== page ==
Lena Mae McLin (née Johnson; September 5, 1928 – October 3, 2023) was a multifaceted talent known for her contributions to music education, composition, literature, and religious service. Her impact on the world of music and education, particularly in Chicago, is profound. Let’s delve into the life and achievements of Lena Mae McLin.

Early Life and Education

Born in Atlanta, Georgia, on September 5, 1928, Lena Mae Johnson’s early exposure to gospel music began at the Pilgrim Baptist Church as a child. At just five years old, she went to live with her uncle, Thomas A. Dorsey, a renowned figure in gospel music. Lena’s journey into music was destined from a young age.

Lena Mae McLin pursued her passion for music academically. She earned a bachelor’s degree in music with specializations in piano and violin from Spelman College. Her dedication to her craft led her to achieve a graduate degree in music from the American Conservatory of Music.

Teaching Career

Lena McLin’s teaching career was remarkable, particularly in the Chicago Public Schools system. She made a significant impact as a music teacher at various schools, including Hubbard High School, Harlan High School, and Kenwood Academy. Her list of notable students includes individuals who would go on to achieve great success in the music industry, such as R. Kelly, Chaka Khan, Da Brat, and Jennifer Hudson.

R. Kelly credited Lena McLin with convincing him to pursue a career in music over basketball. She was a mentor and inspiration throughout his career. McLin’s influence extended beyond teaching; she encouraged R. Kelly to write his first song.

Lena McLin officially retired from teaching high school in the mid-1990s but continued to impart her knowledge through voice lessons. Her teaching career spanned an impressive 36 years, all within the Chicago area public school system. She also delivered lectures at the Peabody Institute.

Music and Composition

Lena McLin’s passion for music extended to composition. She founded the McLin Ensemble in the 1950s, making their operatic debut in November 1960 at the Abraham Lincoln Center in Chicago. Her musical journey also involved founding the McLin Opera Company alongside her husband, Nathanael. This company earned recognition as the “nation’s leading small opera company.”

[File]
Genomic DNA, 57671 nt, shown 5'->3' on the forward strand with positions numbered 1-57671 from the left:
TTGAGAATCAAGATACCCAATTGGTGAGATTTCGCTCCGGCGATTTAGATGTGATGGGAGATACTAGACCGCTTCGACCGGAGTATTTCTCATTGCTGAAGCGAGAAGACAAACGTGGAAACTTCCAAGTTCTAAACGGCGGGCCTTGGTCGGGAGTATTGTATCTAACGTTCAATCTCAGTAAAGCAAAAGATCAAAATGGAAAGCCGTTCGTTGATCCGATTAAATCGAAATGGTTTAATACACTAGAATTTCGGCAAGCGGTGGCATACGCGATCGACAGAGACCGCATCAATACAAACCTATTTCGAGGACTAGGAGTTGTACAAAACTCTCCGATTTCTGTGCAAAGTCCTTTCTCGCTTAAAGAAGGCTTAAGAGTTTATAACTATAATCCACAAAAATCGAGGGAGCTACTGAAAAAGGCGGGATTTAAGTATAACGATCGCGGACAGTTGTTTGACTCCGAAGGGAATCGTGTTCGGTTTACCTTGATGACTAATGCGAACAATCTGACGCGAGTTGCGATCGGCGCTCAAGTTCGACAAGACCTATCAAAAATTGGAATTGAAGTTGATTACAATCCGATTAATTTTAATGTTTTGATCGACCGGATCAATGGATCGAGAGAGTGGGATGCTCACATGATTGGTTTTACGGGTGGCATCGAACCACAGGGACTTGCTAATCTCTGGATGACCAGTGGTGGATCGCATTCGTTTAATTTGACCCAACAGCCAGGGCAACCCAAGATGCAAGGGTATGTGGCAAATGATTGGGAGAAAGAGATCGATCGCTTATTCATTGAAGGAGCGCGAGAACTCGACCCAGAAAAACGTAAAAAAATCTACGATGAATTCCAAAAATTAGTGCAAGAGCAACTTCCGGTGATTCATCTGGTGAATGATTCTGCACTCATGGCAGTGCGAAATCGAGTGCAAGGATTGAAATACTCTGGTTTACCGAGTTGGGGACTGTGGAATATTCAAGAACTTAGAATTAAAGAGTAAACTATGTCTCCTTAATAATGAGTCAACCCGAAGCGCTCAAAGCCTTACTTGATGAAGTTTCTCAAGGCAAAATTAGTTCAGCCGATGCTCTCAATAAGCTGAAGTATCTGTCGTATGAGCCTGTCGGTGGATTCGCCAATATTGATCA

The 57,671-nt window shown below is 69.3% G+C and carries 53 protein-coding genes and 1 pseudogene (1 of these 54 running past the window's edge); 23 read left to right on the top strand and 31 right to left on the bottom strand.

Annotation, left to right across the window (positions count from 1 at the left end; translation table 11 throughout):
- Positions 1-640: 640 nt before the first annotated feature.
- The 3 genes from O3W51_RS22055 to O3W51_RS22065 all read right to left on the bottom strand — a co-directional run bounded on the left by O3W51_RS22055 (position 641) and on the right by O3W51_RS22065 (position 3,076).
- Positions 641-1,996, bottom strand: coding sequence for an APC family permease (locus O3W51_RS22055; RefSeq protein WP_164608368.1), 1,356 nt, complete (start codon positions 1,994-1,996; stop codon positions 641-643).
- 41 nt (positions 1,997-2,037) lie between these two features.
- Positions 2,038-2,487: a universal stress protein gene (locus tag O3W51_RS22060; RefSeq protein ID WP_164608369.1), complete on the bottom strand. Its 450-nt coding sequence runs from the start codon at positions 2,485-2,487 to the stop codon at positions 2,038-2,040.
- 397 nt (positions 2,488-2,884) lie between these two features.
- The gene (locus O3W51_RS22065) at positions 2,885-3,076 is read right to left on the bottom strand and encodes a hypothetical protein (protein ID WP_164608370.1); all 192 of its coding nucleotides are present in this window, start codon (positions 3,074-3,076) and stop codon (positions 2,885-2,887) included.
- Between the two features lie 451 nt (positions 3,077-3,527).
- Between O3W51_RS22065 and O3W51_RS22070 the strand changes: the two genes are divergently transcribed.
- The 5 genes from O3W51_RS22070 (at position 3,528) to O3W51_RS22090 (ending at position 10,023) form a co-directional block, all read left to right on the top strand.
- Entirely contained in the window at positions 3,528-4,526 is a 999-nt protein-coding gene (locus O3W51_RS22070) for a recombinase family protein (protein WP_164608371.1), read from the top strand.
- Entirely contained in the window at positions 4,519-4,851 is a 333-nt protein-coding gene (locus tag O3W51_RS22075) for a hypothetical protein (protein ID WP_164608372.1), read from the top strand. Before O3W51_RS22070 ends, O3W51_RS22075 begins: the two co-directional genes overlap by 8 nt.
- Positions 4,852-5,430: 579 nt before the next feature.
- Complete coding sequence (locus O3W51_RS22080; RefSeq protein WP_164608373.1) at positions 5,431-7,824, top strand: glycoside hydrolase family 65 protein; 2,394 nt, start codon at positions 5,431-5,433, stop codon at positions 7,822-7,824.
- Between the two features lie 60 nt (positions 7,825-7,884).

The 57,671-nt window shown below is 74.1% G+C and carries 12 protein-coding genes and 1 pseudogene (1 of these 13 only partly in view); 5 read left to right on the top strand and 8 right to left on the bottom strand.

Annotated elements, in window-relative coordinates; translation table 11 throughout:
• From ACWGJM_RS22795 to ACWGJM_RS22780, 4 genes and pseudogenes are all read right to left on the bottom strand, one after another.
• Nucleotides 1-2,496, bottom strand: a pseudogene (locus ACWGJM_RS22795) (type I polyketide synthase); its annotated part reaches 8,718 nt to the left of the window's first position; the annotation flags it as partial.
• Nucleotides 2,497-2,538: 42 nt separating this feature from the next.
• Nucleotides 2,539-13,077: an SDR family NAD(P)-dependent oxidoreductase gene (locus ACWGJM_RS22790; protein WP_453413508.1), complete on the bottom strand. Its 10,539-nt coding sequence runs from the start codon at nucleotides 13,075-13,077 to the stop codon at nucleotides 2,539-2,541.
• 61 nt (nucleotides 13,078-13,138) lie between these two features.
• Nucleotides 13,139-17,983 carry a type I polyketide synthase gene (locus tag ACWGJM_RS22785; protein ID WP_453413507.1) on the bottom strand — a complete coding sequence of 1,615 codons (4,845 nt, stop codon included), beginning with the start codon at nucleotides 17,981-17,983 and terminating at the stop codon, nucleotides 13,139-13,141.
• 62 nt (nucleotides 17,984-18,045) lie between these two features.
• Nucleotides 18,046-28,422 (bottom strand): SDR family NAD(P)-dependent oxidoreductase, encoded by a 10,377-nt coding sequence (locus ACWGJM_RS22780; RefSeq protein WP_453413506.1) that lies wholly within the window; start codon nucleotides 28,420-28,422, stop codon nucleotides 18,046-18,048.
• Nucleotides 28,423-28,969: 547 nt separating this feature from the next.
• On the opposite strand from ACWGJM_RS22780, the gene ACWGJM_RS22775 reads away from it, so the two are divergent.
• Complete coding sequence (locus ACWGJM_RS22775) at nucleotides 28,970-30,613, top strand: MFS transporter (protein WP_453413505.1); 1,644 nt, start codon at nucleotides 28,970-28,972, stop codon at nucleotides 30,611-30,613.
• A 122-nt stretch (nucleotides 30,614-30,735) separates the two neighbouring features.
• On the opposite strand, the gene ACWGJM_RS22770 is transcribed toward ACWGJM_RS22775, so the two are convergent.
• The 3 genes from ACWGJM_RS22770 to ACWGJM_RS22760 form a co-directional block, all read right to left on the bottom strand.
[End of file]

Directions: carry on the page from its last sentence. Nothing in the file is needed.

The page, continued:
One of McLin’s notable compositions, “Oh Freedom,” was performed at Carnegie Hall in 1983. She was known for creating a diverse range of music, including cantatas, masses, rock operas, gospel songs, and electronic music arrangements. Her work bridged European classical traditions with African-American musical styles.

Religious Service

Driven by her faith, Lena McLin transitioned to religious service later in life. She founded the Holy Vessel Baptist Church in Chicago after receiving a calling from God. Dr. McLin was officially ordained as a minister, and the church became a beacon of hope for the Hyde Park community. The church initiated outreach programs to assist those in need, providing food, clothing, shelter, and counseling.

Personal Life and Honors

Lena McLin was a mother to two children, Nathanael Jr. and Beverley, with her husband Nathanael McLin. She received honorary degrees from Virginia Union University and Spelman College in recognition of her contributions. Additionally, she was honored with a lifetime achievement award from the Chicago Music Awards in 2003.

Legacy and Passing

Lena Mae McLin’s legacy lives on through her students, her music, and her impact on the community. She passed away on October 3, 2023, at the age of 95, leaving behind a rich tapestry of achievements in the realms of music, education, and faith. Her influence on generations of musicians and her dedication to her craft continue to inspire.

Lena McLin’s life is a testament to the power of music, education, and spirituality to uplift and transform lives.